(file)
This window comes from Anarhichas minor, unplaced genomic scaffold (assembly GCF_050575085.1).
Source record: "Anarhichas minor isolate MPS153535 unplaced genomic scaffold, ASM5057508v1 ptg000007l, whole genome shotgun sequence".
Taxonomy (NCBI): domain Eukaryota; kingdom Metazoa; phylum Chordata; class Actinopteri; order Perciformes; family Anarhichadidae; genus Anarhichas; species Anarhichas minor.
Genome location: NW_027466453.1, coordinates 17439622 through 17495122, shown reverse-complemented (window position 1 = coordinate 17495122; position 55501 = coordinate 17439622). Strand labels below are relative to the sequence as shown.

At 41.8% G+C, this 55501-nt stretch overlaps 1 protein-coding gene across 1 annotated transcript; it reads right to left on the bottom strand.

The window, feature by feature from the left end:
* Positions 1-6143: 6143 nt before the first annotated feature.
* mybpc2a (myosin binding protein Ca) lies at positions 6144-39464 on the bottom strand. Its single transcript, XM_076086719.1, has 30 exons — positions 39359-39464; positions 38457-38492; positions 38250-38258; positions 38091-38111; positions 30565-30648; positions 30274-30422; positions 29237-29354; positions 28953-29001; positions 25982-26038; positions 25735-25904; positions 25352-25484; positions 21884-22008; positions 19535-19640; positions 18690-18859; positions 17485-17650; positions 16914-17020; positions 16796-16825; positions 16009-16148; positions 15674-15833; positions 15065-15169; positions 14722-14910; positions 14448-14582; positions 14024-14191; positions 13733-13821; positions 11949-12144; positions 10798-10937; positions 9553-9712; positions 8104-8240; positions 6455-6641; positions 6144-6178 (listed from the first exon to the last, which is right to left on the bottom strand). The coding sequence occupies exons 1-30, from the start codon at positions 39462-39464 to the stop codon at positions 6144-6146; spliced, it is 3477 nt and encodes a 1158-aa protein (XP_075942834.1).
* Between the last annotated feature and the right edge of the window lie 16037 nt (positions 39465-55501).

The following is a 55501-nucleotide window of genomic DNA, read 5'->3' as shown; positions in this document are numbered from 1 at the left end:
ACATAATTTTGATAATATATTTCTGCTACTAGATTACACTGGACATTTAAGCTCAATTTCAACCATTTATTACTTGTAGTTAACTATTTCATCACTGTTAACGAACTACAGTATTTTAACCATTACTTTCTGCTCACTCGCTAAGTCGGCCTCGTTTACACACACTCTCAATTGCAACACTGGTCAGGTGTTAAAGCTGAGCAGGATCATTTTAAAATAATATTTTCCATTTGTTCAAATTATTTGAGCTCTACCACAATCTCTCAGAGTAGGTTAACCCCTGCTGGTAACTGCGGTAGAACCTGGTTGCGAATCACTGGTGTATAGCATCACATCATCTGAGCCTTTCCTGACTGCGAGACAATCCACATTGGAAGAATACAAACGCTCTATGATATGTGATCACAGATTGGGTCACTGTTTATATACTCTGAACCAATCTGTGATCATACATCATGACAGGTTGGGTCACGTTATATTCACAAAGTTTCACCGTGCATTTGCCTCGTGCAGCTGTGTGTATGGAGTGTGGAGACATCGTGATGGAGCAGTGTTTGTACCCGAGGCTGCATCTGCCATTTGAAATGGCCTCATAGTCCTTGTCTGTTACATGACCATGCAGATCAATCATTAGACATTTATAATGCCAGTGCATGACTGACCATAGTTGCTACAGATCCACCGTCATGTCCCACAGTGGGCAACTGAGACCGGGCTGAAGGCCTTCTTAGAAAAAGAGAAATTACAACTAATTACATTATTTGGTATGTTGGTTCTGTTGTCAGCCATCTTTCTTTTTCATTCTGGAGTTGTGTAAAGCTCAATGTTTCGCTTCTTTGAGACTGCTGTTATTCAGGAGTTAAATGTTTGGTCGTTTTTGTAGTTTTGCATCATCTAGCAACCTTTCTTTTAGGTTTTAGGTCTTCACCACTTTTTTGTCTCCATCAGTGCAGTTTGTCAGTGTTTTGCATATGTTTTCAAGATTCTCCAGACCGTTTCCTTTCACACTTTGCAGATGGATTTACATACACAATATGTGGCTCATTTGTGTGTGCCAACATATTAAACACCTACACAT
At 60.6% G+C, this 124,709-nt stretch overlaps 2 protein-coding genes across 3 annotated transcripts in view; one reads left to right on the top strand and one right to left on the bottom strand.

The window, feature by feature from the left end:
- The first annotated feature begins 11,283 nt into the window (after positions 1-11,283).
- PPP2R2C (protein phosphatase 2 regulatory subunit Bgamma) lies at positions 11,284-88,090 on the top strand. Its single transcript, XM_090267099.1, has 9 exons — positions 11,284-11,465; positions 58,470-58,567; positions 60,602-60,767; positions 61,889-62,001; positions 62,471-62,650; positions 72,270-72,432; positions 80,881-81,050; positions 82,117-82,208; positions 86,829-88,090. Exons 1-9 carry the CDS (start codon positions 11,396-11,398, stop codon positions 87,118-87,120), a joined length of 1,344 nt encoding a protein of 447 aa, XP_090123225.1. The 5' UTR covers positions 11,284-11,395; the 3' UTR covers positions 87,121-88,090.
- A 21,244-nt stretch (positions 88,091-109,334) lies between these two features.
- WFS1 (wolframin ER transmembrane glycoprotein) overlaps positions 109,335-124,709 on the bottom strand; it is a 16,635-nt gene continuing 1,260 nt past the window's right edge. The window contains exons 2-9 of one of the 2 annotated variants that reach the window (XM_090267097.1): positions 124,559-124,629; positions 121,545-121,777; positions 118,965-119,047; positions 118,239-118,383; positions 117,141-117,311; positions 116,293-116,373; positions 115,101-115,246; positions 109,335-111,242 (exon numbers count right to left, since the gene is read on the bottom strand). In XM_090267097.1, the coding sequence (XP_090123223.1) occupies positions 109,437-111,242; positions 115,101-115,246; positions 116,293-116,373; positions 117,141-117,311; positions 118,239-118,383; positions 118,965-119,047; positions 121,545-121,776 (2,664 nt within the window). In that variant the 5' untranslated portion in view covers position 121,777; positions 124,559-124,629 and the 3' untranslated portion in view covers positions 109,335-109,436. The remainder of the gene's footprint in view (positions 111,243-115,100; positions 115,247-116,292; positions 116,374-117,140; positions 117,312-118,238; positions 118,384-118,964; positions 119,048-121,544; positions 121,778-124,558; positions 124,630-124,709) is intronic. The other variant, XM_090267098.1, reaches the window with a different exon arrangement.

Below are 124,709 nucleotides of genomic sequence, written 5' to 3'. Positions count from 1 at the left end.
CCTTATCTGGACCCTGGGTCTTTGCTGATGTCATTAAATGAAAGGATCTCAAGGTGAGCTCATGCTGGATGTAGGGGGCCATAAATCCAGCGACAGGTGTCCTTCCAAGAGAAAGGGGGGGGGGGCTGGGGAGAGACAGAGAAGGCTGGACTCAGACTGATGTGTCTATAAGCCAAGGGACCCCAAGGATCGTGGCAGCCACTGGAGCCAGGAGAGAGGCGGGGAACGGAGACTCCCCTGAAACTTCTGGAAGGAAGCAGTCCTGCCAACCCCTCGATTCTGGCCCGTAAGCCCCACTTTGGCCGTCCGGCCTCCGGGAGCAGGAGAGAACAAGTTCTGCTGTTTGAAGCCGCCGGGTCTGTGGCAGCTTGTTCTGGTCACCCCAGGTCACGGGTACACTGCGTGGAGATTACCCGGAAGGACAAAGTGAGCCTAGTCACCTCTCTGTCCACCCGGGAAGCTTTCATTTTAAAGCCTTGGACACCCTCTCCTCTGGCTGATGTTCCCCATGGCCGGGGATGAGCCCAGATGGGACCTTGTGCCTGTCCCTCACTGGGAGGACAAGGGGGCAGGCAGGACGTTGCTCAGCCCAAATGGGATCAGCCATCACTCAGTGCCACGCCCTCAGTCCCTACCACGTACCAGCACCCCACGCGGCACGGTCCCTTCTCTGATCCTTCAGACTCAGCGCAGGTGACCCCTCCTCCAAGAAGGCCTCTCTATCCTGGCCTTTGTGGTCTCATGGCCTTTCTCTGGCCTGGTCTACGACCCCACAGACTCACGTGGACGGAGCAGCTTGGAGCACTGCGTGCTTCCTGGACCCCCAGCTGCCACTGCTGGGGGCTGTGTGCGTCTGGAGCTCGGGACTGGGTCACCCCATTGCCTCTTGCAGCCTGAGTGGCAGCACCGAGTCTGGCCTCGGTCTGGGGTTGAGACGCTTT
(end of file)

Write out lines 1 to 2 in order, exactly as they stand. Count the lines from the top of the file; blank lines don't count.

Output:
This window comes from Anarhichas minor, unplaced genomic scaffold (assembly GCF_050575085.1).
Source record: "Anarhichas minor isolate MPS153535 unplaced genomic scaffold, ASM5057508v1 ptg000007l, whole genome shotgun sequence".